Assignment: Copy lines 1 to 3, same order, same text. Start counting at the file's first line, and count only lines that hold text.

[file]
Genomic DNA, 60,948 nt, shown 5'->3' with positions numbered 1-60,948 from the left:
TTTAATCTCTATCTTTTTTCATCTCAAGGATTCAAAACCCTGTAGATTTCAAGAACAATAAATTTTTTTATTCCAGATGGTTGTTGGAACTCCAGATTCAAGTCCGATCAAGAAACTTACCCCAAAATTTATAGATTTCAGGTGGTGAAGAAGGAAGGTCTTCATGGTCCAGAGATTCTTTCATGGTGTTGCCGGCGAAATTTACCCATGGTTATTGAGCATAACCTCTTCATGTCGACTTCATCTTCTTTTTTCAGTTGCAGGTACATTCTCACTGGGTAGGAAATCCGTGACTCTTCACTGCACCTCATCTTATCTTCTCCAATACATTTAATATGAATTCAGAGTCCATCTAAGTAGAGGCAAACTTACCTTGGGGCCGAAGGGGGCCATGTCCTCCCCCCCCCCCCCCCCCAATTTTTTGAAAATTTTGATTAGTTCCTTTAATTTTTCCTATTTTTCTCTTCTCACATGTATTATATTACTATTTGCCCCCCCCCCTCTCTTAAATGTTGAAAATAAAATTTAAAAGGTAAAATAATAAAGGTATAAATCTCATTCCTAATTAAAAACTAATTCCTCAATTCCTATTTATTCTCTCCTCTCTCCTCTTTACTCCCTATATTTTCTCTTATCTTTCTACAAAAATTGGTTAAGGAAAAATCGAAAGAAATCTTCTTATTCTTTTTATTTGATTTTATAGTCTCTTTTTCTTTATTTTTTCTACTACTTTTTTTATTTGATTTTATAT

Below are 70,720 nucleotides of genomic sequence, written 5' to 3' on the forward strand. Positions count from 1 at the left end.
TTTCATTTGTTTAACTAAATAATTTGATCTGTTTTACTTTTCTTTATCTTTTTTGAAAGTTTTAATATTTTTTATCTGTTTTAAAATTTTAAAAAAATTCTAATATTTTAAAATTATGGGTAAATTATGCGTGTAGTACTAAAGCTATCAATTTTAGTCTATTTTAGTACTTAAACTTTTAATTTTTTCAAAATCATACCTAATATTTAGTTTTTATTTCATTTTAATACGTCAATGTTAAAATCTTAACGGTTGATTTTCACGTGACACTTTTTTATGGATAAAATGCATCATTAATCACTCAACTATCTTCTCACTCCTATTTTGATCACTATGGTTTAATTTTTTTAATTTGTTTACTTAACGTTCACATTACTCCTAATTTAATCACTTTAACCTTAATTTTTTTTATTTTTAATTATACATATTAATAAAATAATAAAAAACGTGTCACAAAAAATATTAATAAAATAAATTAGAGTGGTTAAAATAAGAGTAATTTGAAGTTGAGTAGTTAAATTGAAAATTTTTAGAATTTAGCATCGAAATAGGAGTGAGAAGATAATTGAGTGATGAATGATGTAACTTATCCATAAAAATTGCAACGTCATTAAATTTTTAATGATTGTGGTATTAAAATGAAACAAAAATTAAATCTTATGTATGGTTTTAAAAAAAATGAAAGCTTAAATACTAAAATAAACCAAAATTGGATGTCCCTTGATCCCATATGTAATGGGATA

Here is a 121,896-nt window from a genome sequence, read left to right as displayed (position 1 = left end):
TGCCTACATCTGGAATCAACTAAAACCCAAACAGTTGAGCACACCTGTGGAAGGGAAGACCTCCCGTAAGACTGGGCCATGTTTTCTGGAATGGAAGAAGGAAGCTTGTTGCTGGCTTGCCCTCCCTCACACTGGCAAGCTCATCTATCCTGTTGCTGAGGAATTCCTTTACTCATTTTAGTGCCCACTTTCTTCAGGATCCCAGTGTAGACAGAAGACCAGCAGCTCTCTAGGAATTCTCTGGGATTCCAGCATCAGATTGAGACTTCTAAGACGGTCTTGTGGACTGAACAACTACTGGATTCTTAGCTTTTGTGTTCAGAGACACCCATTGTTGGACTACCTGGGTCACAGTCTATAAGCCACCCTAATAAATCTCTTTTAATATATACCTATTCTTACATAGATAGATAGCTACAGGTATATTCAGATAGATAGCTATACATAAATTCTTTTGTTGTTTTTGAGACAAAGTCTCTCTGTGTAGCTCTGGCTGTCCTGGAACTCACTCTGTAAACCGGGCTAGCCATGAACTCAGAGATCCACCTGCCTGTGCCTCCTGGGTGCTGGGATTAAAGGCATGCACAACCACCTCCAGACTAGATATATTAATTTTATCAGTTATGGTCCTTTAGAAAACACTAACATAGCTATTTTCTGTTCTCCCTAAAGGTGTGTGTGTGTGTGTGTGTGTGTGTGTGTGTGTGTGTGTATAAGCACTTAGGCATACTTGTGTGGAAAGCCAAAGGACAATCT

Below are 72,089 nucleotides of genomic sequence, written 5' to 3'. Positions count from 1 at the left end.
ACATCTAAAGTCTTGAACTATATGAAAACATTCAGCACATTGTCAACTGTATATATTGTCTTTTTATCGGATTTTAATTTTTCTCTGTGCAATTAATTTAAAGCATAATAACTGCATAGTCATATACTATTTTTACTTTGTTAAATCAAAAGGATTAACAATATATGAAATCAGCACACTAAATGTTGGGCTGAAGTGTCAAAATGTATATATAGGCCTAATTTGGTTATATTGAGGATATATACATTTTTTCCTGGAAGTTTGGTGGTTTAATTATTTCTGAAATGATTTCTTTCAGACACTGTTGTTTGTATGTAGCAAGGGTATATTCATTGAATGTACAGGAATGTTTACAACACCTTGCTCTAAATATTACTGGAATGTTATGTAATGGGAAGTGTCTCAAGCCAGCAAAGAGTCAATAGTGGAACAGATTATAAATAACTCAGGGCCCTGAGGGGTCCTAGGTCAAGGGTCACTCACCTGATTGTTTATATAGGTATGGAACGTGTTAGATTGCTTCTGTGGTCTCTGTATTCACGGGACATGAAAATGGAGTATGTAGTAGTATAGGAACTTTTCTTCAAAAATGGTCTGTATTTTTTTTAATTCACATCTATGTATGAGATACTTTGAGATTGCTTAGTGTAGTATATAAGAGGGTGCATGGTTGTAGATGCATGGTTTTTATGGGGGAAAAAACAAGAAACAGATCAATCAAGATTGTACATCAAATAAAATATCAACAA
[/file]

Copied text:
Genomic DNA, 60,948 nt, shown 5'->3' with positions numbered 1-60,948 from the left:
TTTAATCTCTATCTTTTTTCATCTCAAGGATTCAAAACCCTGTAGATTTCAAGAACAATAAATTTTTTTATTCCAGATGGTTGTTGGAACTCCAGATTCAAGTCCGATCAAGAAACTTACCCCAAAATTTATAGATTTCAGGTGGTGAAGAAGGAAGGTCTTCATGGTCCAGAGATTCTTTCATGGTGTTGCCGGCGAAATTTACCCATGGTTATTGAGCATAACCTCTTCATGTCGACTTCATCTTCTTTTTTCAGTTGCAGGTACATTCTCACTGGGTAGGAAATCCGTGACTCTTCACTGCACCTCATCTTATCTTCTCCAATACATTTAATATGAATTCAGAGTCCATCTAAGTAGAGGCAAACTTACCTTGGGGCCGAAGGGGGCCATGTCCTCCCCCCCCCCCCCCCCCAATTTTTTGAAAATTTTGATTAGTTCCTTTAATTTTTCCTATTTTTCTCTTCTCACATGTATTATATTACTATTTGCCCCCCCCCCTCTCTTAAATGTTGAAAATAAAATTTAAAAGGTAAAATAATAAAGGTATAAATCTCATTCCTAATTAAAAACTAATTCCTCAATTCCTATTTATTCTCTCCTCTCTCCTCTTTACTCCCTATATTTTCTCTTATCTTTCTACAAAAATTGGTTAAGGAAAAATCGAAAGAAATCTTCTTATTCTTTTTATTTGATTTTATAGTCTCTTTTTCTTTATTTTTTCTACTACTTTTTTTATTTGATTTTATAT

Below are 70,720 nucleotides of genomic sequence, written 5' to 3' on the forward strand. Positions count from 1 at the left end.